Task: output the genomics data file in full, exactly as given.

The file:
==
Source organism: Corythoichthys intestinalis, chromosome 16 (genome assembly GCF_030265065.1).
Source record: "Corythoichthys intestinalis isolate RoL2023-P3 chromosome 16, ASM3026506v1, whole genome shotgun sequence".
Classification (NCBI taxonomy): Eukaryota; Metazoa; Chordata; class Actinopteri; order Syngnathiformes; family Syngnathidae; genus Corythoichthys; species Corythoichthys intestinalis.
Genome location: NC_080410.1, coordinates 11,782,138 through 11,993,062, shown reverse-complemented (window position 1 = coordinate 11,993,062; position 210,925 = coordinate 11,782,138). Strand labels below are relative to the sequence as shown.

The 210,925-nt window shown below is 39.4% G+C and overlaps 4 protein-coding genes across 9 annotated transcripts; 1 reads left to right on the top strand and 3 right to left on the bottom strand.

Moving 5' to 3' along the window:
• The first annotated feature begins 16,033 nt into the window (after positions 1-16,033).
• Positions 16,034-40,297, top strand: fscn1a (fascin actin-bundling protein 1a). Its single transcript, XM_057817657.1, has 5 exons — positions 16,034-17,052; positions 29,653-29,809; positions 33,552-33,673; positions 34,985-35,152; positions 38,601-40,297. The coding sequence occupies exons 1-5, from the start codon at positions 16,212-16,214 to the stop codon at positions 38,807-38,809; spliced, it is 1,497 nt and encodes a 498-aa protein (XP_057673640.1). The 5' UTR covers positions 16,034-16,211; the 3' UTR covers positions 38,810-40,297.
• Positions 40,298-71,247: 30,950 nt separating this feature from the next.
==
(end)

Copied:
Source organism: Corythoichthys intestinalis, chromosome 16 (genome assembly GCF_030265065.1).
Source record: "Corythoichthys intestinalis isolate RoL2023-P3 chromosome 16, ASM3026506v1, whole genome shotgun sequence".
Classification (NCBI taxonomy): Eukaryota; Metazoa; Chordata; class Actinopteri; order Syngnathiformes; family Syngnathidae; genus Corythoichthys; species Corythoichthys intestinalis.
Genome location: NC_080410.1, coordinates 11,782,138 through 11,993,062, shown reverse-complemented (window position 1 = coordinate 11,993,062; position 210,925 = coordinate 11,782,138). Strand labels below are relative to the sequence as shown.

The 210,925-nt window shown below is 39.4% G+C and overlaps 4 protein-coding genes across 9 annotated transcripts; 1 reads left to right on the top strand and 3 right to left on the bottom strand.

Moving 5' to 3' along the window:
• The first annotated feature begins 16,033 nt into the window (after positions 1-16,033).
• Positions 16,034-40,297, top strand: fscn1a (fascin actin-bundling protein 1a). Its single transcript, XM_057817657.1, has 5 exons — positions 16,034-17,052; positions 29,653-29,809; positions 33,552-33,673; positions 34,985-35,152; positions 38,601-40,297. The coding sequence occupies exons 1-5, from the start codon at positions 16,212-16,214 to the stop codon at positions 38,807-38,809; spliced, it is 1,497 nt and encodes a 498-aa protein (XP_057673640.1). The 5' UTR covers positions 16,034-16,211; the 3' UTR covers positions 38,810-40,297.
• Positions 40,298-71,247: 30,950 nt separating this feature from the next.